The other argument for surge pricing is, of course, price rationing. That is, by raising prices, we ensure that the scarce resource of Uber drivers goes to those who most need it.

Unfortunately, the argument for price-rationing (as opposed to lottery-rationing, or queue-rationing) of goods as being welfare-maximizing depends (at the very least) upon a rough equality of wealth so that interpersonal dollar values can stand in for interpersonal welfare comparisons. In an unequal society, price rationing ensures disproportionate access by the rich, even when they value a good or service relatively little. There is no solid case that price-rationing is optimal or even remotely a good idea when dispersion of purchasing power is very large. I’ve written about this, as has Matt Yglesias very recently. Matt Bruenig has two excellent posts relating this point to Uber specifically (as well as another post on ethical claims about Uber’s pricing).

The service is still scaling (incredibly), so it may not be fair to judge the validity of the price-rationing argument. However, based on the three times I've seen crazy surge pricing multiples for Uber (I'm talking 8X to 9X, for example during a blizzard in NYC the day after the Super Bowl two years ago), price rationing meant Uber was only available to price-insensitive wealthy folks. Great for maximizing Uber's profits, but not exactly what people claim when they say the market is the best way to allocate scarce resources during times of peak demand, for example an emergency. Unless you want to argue that because the wealthy were willing to pay more, they deserved or needed the service more than poorer folks. Pursue that line and next thing you know, you're dancing with a woman in a mask at your masquerade ball and she's whispering in your ear:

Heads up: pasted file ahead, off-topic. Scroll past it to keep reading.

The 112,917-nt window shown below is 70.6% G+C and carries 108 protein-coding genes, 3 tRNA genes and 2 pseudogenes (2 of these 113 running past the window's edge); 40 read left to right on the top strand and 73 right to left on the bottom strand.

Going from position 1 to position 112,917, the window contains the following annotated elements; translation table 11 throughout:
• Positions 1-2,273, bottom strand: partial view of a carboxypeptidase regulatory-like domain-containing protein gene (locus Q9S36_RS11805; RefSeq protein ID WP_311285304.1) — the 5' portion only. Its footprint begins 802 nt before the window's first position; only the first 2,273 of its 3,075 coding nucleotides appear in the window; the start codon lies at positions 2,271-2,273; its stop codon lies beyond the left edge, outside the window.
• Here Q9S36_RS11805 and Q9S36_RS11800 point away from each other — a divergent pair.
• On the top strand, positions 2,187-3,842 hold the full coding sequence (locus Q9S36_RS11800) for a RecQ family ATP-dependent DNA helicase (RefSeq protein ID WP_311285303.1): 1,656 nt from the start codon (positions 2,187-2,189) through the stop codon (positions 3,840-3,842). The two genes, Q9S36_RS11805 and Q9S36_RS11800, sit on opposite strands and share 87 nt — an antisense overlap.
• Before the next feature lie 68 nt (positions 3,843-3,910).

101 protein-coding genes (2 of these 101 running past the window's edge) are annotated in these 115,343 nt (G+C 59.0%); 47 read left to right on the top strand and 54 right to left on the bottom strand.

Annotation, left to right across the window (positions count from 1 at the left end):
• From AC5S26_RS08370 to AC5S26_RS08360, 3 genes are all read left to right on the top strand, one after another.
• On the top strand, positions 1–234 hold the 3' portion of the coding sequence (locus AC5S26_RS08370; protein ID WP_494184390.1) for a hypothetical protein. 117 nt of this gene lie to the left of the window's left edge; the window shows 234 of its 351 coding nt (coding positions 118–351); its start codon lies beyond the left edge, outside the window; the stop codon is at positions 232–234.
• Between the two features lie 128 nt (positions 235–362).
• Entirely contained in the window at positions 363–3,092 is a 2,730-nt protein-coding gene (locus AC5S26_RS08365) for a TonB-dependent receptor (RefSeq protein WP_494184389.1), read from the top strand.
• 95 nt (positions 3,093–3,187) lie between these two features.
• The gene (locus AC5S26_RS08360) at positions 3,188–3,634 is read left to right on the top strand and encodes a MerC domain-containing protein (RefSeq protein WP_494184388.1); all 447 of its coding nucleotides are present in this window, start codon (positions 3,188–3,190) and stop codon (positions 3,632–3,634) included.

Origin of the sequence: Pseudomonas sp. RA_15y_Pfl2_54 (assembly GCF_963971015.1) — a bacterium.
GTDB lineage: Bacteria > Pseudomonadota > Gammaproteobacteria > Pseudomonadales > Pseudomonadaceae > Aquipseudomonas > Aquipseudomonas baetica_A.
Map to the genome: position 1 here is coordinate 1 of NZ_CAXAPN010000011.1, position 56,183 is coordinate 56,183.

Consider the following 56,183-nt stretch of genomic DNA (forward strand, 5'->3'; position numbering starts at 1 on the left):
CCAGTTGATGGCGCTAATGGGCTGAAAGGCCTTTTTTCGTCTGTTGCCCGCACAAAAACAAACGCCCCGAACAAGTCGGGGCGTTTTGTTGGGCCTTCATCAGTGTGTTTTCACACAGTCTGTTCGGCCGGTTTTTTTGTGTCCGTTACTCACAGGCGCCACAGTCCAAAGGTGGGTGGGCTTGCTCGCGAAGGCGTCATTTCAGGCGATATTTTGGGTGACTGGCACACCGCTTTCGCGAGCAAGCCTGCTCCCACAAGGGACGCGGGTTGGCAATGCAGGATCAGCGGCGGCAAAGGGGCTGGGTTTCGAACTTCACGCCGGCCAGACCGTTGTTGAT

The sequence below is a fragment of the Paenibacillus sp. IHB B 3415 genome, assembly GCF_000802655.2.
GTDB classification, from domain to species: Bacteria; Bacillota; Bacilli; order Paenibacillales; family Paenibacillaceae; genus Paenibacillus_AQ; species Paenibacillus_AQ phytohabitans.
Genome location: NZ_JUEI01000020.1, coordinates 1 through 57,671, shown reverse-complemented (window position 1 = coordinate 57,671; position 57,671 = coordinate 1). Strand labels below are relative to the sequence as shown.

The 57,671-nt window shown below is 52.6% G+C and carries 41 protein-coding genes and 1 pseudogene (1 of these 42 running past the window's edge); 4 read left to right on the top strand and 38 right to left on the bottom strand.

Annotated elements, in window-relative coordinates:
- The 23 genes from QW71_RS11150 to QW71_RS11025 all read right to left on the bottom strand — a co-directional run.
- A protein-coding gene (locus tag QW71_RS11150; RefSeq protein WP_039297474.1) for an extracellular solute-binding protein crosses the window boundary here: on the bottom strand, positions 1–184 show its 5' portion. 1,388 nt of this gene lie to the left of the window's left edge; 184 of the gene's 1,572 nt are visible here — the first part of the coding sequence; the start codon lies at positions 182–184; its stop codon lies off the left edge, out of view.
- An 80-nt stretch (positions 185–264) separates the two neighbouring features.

There's a storm coming, Mr. Wayne. You and your friends better batten down the hatches, because when it hits, you're all gonna wonder how you ever thought you could live so large and leave so little for the rest of us.

Matt Bruenig explains this with a very clear example:

Suppose that, in a given location, 10 people will normally hail an Uber cab, and 10 drivers will normally be cruising about to accept them. Now suppose that, because of an emergency, the number of people trying to hail a cab shoots to 100 people. In response, Uber jacks up prices very high, which has the effect of bringing 10 additional drivers on to the road. That means there are now 20 drivers (a doubling of supply) and 20 of the 100 people trying to hail an Uber cab succeeds in doing so.
Under Econ 101 analysis, you say that there was a welfare increase here. See, there were 20 people who got Uber cabs rather than 10 people. But, as I keep pointing out, this argument is not determinative if we assume the 100 people vying for Uber cabs have unequal economic resources. Further, the more unequal the resources are among those people, the more likely using prices like this actually decreases aggregate utility.
To see why, consider these two scenarios:
  • Rider Demand: 100
  • Cab Supply: 10
  • Chance of Getting a Cab: 10% for all 100 riders
  • Rider Demand: 100
  • Cab Supply: 20
  • Chance of Getting a Cab: 100% for wealthiest 20 riders, 0% for other 80 riders
From a glance, you can immediately see that for the bottom 80 riders, the rational preference should be the Non-Surge. In Non-Surge, their odds of getting a cab are 10%. In Surge, their odds of getting a cab are 0%. Don’t let stupid journalists confuse you on this point.